Introduction: The current study aimed to identify the electrocardiographic (ECG) changes in chronic obstructive pulmonary disease (COPD) patients and their correlation to severity.
Methods: A prospective observational study was conducted on 100 patients with COPD with expiratory volume in the first second (FEV1)<0.7. Patients were categorized according to GOLD criteria and underwent Spirometry and ECG.
Results: Among the COPD cases, 40% belonged to severe airflow limitation followed by very severe (32%), moderate (22%), and mild (6%) categories. The mean forced FEV1% in mild, moderate, severe, and very severe COPD was 81.3+0.57, 63.9+6.28, 41.15±4.59, and 25.625±2.41, respectively (P<0.05). The higher risk factor for COPD is smoking in 80% with a mean pack of 20.67±6.5 years. The most ECG abnormality in COPD patients was right ventricular hypertrophy (RVH) (52%), followed by right bundle branch block (RBBB) in 40% of patients, right axis deviation (34%), P pulmonale (32%), and atrial fibrillation in 22% of COPD cases, respectively. Furthermore, there was a strong association between ECG abnormalities and COPD severity. COPD patients with a poor FEV1/FVC% ratio had more ECG abnormalities, and the ECG abnormalities were shown to be highly correlated with the severity, duration, and length of symptoms.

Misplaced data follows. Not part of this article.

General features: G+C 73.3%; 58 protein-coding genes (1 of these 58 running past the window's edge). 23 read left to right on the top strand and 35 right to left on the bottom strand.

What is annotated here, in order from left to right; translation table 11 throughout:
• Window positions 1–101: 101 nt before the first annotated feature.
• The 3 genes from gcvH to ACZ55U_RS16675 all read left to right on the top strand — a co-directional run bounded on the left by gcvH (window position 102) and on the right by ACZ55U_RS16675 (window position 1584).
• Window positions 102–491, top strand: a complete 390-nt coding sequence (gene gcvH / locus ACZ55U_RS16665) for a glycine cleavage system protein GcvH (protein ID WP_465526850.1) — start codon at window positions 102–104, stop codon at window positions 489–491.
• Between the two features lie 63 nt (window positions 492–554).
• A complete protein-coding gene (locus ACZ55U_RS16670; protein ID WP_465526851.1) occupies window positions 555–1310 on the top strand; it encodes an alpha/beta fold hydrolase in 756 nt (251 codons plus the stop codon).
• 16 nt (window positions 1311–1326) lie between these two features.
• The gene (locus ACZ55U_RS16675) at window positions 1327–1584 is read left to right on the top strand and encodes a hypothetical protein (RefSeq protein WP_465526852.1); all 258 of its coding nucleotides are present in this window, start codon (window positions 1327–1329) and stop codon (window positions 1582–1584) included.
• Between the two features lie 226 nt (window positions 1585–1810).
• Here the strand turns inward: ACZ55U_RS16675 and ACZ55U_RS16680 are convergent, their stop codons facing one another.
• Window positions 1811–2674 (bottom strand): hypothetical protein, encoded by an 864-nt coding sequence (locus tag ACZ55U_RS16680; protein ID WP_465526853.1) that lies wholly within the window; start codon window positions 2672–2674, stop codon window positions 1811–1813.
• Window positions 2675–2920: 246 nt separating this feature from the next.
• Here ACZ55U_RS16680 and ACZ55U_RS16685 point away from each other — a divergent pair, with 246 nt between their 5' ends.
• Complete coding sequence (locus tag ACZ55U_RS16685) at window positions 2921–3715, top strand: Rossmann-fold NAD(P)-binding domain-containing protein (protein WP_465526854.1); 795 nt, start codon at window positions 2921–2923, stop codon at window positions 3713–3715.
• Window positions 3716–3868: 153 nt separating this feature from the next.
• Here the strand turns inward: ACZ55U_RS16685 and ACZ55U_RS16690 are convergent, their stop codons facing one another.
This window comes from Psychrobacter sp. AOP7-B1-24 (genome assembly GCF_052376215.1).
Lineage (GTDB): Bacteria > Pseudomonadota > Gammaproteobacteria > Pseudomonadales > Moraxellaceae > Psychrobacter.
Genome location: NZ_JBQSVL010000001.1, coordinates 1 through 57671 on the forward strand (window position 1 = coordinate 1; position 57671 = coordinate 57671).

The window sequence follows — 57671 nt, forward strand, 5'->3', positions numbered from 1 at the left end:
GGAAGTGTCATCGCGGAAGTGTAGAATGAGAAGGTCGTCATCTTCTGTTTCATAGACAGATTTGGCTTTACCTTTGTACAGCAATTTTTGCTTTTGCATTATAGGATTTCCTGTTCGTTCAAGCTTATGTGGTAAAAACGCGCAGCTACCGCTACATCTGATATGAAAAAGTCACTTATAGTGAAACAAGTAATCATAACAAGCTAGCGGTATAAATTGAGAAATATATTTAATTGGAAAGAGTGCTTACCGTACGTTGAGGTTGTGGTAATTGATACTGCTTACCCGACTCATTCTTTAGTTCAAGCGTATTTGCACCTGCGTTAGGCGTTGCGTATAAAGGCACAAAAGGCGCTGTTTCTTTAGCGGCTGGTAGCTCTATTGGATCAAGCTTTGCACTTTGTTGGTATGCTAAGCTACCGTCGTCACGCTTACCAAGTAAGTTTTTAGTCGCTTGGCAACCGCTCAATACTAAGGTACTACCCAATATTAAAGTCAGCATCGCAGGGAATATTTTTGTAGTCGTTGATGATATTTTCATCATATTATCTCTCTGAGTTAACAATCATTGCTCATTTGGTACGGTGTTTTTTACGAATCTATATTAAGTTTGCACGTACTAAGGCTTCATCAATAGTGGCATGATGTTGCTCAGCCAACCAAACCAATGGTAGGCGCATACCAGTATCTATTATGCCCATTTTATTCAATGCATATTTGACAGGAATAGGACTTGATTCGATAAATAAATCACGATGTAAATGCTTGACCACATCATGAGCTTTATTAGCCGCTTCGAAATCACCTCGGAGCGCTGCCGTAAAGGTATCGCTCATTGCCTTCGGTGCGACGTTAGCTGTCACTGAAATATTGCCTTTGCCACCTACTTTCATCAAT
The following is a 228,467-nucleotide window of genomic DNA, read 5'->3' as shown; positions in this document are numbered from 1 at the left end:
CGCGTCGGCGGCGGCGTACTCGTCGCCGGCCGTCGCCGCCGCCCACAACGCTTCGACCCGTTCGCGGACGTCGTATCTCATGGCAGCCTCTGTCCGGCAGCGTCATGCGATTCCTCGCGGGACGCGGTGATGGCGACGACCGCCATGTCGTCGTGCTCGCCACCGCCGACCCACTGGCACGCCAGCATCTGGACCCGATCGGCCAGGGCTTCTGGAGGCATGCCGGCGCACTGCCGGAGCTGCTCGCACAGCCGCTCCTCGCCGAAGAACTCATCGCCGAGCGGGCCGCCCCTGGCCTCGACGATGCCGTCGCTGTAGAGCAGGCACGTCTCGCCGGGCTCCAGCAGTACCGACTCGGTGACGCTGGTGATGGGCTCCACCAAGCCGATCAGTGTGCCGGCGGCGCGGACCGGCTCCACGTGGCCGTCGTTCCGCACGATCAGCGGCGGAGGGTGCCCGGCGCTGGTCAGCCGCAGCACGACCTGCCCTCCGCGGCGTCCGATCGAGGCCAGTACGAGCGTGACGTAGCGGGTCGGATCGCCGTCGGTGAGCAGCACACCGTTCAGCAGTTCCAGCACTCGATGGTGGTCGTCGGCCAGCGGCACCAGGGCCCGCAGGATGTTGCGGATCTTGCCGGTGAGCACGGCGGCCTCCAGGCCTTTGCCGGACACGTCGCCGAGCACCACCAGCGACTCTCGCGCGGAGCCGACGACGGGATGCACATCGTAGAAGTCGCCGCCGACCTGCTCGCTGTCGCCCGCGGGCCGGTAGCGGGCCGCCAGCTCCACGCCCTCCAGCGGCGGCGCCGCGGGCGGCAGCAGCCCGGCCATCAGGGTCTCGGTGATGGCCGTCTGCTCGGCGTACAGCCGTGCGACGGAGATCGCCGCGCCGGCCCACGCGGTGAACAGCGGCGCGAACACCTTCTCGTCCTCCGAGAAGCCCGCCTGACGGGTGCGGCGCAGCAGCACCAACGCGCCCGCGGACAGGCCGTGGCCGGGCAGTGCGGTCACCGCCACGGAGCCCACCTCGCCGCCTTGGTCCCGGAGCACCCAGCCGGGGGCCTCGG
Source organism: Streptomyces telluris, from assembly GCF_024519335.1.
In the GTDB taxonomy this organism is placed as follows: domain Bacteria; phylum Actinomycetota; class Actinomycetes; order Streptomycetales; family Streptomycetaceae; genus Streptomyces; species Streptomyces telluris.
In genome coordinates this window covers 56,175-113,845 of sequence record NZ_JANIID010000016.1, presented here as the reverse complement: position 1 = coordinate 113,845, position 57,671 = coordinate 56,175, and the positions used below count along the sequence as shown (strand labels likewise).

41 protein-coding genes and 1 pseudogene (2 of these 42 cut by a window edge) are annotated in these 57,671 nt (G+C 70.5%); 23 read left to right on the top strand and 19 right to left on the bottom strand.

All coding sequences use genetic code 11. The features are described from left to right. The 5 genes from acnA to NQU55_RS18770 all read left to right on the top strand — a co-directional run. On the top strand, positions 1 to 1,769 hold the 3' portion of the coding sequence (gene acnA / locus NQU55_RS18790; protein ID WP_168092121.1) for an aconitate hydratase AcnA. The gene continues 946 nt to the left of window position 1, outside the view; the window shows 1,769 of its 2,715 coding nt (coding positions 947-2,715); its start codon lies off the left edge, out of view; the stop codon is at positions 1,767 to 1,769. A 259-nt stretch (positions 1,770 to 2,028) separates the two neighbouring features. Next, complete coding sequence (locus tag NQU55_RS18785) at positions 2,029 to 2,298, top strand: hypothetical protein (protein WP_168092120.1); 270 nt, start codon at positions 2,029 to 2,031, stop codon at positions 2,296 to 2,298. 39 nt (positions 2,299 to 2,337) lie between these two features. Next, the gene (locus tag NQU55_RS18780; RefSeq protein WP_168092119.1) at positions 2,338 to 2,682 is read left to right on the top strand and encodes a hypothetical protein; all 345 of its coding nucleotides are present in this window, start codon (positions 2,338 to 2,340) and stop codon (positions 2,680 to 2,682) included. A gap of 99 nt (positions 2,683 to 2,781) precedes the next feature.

Conclusion: COPD is a common condition in patients with a smoking history of>20 pack-years, being more common in males in their 5th decade of life. Moreover, low FEV1 values were associated with ECG abnormalities. As the duration/severity of the disease rises, ECG abnormalities become more common. To avoid cardiac mortality and morbidity, all COPD patients should undergo cardiac examination through ECG for the management of co-morbidities.